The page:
Francis (Morio) Nakamura, 02-07-1943

Aloha to the Hendersins and thank
you very much for sending me the lovely
box of chocolates I received yesterday. I
was surprised and I appreciated it very
much. Thank you so much.
How are you all – I do hope everyone
is well. As for me, I’m okay and doing
“pretty good.”
We are now in Camp Shelby in the
deep South and away from civilization
and sorry to say, it is not as good as
Camp McCoy which is really paradise.
We don’t have the facilities here as we had in
Camp McCoy and it seems we have taken
a few backward steps in our lives. Of
course we must remember we are at war now
and should not complain. We are making
the most of it here and life still seems to be
the same in spite of all the inconveniences.

I suppose it all depends how we look at
The Southeners [sic] speak with a slow
drawl and it is very interesting and
amusing. It is difficult to understand
at first but you soon get the “hang” of it
and to keep in style, you soon adopt the
drawl and become an accepted Southener [sic].
The spoken language is entirely different
from that of the North.
Of course there are many colored
people and they are interesting to watch
especially the little kiddies. We’ve never
seen many colored kiddies often in the past and when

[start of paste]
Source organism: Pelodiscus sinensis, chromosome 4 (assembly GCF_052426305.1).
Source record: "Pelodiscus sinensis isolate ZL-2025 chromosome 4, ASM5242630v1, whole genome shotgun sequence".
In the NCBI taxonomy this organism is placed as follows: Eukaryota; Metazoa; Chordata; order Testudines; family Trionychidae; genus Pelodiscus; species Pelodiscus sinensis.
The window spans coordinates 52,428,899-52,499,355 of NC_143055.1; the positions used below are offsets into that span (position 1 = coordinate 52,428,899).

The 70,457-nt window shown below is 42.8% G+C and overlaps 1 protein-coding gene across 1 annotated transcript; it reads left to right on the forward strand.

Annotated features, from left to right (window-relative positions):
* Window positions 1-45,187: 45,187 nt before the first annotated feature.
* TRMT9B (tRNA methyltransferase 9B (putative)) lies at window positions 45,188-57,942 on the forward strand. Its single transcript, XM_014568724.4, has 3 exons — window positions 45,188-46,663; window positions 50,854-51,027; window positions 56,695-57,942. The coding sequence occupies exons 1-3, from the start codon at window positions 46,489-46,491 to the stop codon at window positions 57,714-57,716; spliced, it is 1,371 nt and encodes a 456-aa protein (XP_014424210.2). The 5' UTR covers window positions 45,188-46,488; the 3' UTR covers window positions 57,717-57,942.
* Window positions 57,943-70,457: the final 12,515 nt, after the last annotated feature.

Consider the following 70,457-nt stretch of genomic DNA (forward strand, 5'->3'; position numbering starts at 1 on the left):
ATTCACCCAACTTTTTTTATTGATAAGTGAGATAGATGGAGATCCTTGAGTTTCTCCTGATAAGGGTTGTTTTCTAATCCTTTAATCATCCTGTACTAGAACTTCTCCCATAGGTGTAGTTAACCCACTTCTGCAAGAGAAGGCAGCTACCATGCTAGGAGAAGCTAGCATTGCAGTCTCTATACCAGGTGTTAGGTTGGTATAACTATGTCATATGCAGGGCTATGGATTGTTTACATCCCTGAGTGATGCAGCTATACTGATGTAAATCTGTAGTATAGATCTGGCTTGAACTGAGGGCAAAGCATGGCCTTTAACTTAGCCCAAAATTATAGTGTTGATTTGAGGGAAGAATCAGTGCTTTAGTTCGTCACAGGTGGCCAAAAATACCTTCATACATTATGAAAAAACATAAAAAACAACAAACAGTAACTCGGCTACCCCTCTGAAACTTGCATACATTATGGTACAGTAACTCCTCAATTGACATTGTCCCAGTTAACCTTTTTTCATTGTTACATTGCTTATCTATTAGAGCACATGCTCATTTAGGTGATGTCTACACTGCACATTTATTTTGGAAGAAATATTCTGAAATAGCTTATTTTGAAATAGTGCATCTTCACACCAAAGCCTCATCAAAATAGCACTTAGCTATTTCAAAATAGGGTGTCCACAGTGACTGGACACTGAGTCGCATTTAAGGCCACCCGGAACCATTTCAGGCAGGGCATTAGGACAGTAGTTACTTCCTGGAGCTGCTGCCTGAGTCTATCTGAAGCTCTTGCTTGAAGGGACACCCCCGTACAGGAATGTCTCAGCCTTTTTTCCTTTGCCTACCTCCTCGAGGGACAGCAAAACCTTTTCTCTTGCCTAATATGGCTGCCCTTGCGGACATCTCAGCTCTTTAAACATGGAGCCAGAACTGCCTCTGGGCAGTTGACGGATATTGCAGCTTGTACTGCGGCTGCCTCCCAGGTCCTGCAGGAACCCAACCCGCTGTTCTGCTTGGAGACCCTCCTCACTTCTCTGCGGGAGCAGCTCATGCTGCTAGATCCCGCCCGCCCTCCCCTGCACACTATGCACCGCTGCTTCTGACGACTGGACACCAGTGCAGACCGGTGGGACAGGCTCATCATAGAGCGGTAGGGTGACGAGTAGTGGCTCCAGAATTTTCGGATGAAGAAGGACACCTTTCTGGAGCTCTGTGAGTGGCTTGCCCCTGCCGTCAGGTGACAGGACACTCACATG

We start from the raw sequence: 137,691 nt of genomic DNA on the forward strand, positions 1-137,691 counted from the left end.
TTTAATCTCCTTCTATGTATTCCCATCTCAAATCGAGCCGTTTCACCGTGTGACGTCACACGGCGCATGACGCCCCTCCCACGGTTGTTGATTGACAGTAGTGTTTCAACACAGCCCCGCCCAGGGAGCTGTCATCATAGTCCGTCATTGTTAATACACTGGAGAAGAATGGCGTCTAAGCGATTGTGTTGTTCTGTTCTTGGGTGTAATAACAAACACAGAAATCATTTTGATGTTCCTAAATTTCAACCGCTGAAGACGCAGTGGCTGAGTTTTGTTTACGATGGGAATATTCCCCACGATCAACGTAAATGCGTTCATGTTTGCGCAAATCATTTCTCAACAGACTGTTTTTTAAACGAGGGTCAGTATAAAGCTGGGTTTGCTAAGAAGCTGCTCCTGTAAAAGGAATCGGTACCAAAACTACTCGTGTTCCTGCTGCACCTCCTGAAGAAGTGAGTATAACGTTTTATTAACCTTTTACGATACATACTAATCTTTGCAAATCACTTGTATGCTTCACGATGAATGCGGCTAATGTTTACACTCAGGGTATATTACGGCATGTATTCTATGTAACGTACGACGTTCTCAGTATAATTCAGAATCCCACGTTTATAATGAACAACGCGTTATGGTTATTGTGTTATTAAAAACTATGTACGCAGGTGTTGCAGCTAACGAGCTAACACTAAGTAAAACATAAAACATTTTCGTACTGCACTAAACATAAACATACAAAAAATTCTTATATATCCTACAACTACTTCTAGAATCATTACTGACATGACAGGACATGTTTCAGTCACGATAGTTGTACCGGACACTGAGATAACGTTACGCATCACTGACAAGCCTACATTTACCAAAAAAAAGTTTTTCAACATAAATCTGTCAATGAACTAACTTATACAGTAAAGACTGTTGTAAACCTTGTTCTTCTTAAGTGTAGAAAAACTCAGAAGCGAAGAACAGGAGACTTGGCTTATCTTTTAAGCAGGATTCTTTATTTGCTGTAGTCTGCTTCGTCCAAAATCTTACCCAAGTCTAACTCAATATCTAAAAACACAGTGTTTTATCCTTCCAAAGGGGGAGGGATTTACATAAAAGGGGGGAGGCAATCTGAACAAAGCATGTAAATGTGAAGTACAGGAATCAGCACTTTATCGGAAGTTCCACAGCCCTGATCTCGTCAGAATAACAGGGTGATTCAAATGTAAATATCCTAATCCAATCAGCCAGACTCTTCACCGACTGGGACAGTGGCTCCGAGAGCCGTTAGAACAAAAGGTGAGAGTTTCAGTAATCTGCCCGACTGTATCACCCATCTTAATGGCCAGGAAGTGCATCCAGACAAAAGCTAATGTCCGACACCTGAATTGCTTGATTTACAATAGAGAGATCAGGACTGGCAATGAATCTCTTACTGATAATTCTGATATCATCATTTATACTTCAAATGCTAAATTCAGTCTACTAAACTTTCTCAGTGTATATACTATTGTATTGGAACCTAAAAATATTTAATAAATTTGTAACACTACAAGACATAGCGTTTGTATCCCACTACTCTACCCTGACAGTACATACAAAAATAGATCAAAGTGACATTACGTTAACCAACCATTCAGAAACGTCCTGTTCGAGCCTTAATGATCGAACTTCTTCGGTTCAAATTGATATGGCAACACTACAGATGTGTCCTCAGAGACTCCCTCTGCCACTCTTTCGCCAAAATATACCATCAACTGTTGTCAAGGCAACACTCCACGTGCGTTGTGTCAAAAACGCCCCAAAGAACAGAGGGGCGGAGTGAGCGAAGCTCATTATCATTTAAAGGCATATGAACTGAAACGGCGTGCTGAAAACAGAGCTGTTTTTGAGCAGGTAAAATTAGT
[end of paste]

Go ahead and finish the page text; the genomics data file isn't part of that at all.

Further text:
we run into a few of them, the boys
kid them and they soon shy away.
You not only become amused by the sight of
colored people but you soon feel sorry for
them – their history and local background.
I don’t know much about them but you
can see sadness in their faces and a general
look of inferiority complex. Poor people, I’d say.

Most of the horses around here are
old and patched up and the people look as
if they are very poor. The farms look un-
productive and compare very poorly with
those in Wisconsin. The corn stalks are
slim and the farms lack the fullness and
richness that we’ve become accustomed to
see in the North. I know you’d never
want to farm in Mississippi.
This is a military secret – Richard and
George had the measles but are well now.
Mind you – measles – poor fellers. I gave them
some of the chocolates & they liked it very
much and feel I’m pretty lucky to receive
them. They both extend good wishes and
aloha to everyone.
I understand you have “powerfully”
cold weather – 30 to 38 below zero. Thats [sic]
very cold and in a way I’m glad I got
away from it. However on the hand,
I’m sorry we were ordered out. I think
Wisconsin is the best state and I really

like it. It is my home state. In spite of
the severe cold most of the boys would
rather be in Wisconsin than Mississippi.
And the nice people also – especially the
Scott Hendersins. I am not flattering
and I am expressing my true sentiments.
We’ve never met any finer people than you
and you will always be in our hearts and
be remembered and cherished as good friends.
Received a letter from Bud last week
and he says he is all right except for his tonsils
he had taken out. I suppose he is happily
married and his wife thinks the world of
him which is as it should be. Hope them
all the luck and happiness in the world.
Will close with best and sincere wishes
to everyone at home and hope to hear from
you soon.
Sincerely yours